EDWIN TREMINIO, ALVARO TINOCO, PABLO SILES, CARLOS ZELAYA, CHARLES STAVER
International Center for Tropical Agriculture (CIAT), Nicaragua
Bioversity International , CCAFS (Climate Change for Agriculture and Food Security), France
Climate change (CC) is projected to reduce the suitability for coffee in Mesoamerica. Coffee's medium and high altitude ecological niche with mean annual temperatures from 18 to 24^C and annual rainfall between 1200 to 1500 mm will be shifted and often reduced by increasing temperatures and altered rainfall. Multi-strata agroforestry systems are being promoted both to reduce maximum temperatures up to 5^C, compared to full"=sun coffee, and to accumulate carbon. Most coffee agroforestry tree species are Fabaceae with the ability to biologically fix nitrogen and a similar ecological niche to coffee. In this study, we use ecological niche models to estimate the potential current distribution of ten legume tree species (Inga jinicuil, Inga densiflora, Inga oerstediana, Inga punctata, Inga vera, Inga laurina, Inga spectabilis, Erythrina berteroana,Gliricidia sepium and Inga edulis) commonly found in coffee agroforestry systems and to evaluate the impact of climate change in the future suitability. We hypothesise that CC will reduce shade species suitability important for smallholder coffee resilience. Species presence data from herbarium records and studies on coffee agorforestry were used to model potential distribution with the Maximum Entropy algorithm using 19 environmental variables. Future distribution was mapped with climate change scenarios (RCP 2.6 and 8.5 for 2030 and 2050) and key environmental variables. I. edulis is the only species to show increased future suitability, while I. laurina presented the lowest reduction. Both species are concentrated at lower altitudes of current coffee distribution. The future distribution of the most common shade tree species, I. oerstediana, I. punctacta and I. vera, is reduced between 50 to 60% of current potential suitability area. In Mesoamerica, CC will reduce the area suitable for all species by 5.2%. The suitable area for 3 or more species will be reduced by 10%. These results suggest that coffee growers will suffer a loss in the useful species from which they can choose for agroforestry"=based adaptation to CC. The lowest reductions in suitability of all species were found in Costa Rica and Panama, while reduction in suitable area was much higher in Nicaragua, El Salvador and Guatemala.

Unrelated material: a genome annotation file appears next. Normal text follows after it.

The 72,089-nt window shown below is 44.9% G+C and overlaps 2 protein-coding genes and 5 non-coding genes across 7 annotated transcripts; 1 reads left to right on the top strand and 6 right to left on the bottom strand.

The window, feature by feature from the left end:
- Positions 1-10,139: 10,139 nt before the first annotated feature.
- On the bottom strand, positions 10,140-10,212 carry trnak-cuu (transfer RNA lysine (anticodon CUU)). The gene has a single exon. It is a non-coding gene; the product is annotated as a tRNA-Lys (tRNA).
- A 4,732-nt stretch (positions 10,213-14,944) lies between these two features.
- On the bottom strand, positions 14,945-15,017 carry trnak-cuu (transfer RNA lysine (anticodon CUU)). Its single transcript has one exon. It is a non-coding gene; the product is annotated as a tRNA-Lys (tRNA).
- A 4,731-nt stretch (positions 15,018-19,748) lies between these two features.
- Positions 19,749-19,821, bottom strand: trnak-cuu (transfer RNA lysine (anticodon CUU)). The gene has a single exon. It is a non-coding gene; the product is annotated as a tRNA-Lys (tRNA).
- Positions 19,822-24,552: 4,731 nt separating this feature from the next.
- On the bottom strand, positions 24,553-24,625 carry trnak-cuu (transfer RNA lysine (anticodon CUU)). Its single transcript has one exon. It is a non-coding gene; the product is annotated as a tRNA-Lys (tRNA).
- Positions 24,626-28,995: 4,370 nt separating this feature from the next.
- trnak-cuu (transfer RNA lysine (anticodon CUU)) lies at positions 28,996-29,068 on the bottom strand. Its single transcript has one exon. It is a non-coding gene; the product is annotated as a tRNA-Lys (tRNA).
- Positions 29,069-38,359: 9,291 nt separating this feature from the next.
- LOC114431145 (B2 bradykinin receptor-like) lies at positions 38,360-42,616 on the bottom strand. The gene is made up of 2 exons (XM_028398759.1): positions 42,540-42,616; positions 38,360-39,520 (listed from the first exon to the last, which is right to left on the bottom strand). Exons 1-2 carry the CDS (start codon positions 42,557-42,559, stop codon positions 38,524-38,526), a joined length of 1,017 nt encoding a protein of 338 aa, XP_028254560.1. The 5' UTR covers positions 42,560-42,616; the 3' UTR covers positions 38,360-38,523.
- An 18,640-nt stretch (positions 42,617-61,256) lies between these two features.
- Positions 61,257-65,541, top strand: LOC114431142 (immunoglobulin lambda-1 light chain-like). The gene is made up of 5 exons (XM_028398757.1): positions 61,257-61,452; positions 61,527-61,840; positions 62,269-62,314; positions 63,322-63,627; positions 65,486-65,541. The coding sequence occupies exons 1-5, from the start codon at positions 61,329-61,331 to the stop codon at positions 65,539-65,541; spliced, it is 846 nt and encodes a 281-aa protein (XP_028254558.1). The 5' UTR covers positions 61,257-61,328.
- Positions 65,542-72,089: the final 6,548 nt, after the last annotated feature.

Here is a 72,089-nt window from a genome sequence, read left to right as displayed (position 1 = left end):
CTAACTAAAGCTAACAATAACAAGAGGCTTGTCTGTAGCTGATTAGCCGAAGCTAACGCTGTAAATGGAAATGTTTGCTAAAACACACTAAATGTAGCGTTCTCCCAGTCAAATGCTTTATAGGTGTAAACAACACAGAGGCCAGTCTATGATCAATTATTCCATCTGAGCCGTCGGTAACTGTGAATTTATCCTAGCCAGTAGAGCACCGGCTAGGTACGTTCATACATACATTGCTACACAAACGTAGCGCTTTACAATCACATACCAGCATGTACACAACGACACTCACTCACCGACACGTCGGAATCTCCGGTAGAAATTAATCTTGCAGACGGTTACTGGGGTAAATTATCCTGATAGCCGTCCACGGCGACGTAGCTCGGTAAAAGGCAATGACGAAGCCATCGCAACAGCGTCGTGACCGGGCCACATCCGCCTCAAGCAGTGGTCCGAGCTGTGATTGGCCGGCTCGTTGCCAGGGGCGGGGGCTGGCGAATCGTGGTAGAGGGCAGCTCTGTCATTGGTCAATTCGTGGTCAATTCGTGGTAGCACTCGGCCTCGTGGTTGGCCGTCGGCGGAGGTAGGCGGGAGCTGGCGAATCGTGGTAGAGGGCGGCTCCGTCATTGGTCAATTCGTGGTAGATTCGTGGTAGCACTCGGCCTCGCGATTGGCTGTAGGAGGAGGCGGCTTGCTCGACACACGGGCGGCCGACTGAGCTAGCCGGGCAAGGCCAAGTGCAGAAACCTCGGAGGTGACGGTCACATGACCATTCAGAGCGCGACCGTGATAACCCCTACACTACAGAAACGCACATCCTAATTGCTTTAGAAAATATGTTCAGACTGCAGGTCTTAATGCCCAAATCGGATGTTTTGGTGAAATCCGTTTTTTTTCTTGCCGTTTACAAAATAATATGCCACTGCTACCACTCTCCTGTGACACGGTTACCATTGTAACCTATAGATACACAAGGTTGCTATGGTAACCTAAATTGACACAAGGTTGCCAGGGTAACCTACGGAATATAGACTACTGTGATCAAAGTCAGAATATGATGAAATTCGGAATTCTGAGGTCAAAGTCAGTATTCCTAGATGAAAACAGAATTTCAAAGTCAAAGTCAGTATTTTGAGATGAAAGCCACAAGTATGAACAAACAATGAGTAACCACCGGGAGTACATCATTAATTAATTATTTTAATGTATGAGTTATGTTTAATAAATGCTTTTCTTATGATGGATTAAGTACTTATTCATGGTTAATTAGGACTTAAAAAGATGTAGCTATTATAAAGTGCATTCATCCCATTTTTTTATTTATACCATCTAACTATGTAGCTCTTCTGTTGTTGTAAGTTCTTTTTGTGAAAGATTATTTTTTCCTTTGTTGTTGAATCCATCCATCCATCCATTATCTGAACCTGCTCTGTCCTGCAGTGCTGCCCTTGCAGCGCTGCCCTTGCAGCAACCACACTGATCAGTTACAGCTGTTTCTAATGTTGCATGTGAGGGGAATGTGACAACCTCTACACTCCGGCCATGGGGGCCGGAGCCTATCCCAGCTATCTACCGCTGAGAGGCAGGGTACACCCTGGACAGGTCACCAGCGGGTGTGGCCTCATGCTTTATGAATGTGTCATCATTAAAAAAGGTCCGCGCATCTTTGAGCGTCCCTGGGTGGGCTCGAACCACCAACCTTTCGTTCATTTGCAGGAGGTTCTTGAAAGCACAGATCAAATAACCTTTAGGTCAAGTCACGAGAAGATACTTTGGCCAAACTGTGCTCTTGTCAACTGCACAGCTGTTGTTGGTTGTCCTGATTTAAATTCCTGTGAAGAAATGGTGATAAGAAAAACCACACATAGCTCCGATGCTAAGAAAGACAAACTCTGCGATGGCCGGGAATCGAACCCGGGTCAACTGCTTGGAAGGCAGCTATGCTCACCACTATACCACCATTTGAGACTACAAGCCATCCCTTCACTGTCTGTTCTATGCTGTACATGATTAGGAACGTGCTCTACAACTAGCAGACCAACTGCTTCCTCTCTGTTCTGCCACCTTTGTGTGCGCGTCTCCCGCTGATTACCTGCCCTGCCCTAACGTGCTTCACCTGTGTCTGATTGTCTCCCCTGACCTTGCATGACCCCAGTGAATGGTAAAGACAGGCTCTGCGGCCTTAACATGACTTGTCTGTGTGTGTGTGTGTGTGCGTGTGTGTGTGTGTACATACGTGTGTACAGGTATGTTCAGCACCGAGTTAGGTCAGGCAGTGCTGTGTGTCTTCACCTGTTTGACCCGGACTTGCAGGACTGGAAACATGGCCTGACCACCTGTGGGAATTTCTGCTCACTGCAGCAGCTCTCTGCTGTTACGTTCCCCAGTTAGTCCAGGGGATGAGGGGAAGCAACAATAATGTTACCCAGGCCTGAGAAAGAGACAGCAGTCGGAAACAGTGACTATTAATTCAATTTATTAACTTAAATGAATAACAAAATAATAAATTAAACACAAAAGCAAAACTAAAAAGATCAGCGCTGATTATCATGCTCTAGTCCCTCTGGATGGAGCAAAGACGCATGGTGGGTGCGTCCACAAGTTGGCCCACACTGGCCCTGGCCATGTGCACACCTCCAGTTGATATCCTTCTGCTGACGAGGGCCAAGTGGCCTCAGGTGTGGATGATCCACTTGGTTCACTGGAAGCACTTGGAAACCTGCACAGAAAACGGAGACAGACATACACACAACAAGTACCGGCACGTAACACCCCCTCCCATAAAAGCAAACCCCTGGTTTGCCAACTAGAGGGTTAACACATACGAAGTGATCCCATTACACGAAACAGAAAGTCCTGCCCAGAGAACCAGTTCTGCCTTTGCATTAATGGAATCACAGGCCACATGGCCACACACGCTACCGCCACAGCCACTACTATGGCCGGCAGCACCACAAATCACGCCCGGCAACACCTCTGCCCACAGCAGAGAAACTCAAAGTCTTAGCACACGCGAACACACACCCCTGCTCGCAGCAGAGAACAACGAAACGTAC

Keywords: Climate change, coffee agroforestry, ecological niche models, Inga, legume tree species, shade trees